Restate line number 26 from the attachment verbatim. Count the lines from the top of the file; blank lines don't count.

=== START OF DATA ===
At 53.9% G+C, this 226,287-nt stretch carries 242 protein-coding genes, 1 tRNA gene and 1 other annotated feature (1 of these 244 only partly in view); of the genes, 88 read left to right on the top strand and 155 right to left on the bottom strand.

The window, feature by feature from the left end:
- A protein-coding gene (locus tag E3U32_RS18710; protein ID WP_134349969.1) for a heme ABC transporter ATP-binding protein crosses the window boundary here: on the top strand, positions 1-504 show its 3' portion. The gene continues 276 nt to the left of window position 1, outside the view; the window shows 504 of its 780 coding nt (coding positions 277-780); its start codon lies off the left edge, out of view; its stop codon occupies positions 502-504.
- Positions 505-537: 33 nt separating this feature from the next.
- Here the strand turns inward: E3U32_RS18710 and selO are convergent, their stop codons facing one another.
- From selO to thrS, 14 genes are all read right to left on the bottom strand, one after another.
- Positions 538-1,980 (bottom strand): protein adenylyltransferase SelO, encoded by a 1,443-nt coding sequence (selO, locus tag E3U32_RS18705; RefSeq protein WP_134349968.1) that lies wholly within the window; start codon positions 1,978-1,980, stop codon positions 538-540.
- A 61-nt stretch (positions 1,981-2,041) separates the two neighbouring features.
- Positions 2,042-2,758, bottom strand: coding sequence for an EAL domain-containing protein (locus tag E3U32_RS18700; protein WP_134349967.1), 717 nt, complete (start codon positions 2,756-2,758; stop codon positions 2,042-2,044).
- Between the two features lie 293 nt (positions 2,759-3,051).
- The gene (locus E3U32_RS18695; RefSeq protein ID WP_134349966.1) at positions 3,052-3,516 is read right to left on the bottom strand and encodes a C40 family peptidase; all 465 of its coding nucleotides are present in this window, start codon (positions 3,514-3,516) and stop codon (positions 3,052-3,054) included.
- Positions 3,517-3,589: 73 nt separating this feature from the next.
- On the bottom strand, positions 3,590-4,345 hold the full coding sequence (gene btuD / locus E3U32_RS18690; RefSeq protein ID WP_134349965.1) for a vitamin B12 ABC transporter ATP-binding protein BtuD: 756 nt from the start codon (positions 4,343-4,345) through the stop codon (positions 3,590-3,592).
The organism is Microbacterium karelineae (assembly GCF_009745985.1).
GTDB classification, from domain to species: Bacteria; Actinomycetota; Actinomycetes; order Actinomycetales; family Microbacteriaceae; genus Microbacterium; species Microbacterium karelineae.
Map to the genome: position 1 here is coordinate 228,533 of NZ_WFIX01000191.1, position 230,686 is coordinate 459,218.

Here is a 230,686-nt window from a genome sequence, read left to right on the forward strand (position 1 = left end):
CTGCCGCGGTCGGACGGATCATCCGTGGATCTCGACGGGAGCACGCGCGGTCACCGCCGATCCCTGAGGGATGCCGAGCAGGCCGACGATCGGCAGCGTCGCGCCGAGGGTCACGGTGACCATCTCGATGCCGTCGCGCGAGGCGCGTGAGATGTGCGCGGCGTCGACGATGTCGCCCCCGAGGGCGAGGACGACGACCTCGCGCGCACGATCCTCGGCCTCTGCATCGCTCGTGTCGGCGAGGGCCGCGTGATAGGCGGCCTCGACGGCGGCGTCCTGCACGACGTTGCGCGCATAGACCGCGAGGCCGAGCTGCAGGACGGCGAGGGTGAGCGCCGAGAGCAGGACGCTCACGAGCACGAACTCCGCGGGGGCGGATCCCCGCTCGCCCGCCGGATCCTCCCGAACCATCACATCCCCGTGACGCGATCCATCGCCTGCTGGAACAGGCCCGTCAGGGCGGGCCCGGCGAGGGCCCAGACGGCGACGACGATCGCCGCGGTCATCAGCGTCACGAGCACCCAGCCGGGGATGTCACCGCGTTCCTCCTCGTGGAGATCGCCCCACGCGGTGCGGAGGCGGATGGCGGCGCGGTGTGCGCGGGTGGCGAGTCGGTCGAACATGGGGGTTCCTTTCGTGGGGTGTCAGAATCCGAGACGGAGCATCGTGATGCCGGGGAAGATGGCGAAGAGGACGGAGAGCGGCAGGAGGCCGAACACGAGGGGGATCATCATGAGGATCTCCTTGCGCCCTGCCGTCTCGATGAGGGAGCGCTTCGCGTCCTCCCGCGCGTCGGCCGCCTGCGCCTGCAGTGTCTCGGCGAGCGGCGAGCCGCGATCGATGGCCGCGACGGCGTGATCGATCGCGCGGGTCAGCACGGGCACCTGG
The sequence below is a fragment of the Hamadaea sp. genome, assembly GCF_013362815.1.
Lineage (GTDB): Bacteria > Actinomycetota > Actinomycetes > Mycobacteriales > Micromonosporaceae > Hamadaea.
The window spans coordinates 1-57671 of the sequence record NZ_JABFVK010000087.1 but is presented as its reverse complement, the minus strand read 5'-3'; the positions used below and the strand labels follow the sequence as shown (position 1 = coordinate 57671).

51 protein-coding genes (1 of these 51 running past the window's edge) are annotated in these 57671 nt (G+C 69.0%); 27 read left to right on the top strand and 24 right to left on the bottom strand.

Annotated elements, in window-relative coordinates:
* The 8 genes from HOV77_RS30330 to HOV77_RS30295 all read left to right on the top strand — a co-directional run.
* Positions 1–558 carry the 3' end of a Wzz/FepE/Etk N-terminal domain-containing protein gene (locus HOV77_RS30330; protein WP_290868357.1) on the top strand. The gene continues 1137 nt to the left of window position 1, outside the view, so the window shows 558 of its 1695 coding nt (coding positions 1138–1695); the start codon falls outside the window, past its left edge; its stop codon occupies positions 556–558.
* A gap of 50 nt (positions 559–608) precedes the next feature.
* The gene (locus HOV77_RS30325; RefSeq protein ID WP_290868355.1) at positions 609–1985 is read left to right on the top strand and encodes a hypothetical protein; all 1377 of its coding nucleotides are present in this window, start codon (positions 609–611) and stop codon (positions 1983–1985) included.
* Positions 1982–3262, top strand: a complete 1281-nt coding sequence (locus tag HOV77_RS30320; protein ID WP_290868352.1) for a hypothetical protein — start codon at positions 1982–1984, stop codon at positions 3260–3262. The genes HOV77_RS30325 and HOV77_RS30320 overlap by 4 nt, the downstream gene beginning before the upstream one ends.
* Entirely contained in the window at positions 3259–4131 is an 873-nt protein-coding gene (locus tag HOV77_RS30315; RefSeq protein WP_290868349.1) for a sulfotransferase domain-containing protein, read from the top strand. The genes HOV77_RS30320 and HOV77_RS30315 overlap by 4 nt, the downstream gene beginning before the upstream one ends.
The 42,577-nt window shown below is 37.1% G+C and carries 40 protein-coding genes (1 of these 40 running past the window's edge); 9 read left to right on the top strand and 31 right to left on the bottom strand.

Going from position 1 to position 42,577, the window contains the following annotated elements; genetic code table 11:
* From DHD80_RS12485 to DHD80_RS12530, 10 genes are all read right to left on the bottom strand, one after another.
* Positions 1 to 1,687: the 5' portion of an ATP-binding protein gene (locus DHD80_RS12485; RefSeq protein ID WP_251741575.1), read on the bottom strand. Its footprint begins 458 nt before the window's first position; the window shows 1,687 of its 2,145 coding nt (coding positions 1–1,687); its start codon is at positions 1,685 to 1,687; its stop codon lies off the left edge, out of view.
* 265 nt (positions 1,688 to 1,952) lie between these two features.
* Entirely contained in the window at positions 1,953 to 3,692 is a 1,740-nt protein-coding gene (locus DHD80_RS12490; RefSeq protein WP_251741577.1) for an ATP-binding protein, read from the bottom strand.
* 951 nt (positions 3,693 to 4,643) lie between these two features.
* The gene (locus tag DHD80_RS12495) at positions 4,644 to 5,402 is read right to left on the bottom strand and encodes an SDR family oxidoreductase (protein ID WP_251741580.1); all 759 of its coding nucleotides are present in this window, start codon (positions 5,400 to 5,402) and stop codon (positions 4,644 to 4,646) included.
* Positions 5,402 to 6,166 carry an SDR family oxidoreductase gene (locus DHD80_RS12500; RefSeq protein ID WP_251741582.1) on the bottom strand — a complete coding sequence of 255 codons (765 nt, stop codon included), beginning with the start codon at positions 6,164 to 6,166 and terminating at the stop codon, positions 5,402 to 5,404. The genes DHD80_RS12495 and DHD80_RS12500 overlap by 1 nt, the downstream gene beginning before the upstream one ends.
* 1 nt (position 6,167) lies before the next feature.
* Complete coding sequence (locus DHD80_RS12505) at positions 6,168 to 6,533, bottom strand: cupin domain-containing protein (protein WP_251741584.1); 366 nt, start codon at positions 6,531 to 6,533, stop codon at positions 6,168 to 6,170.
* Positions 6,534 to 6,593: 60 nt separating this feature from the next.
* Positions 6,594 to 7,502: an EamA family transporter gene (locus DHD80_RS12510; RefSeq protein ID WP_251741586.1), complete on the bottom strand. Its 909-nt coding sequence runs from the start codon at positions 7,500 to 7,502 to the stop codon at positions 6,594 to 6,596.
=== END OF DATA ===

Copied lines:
* A gap of 50 nt (positions 559–608) precedes the next feature.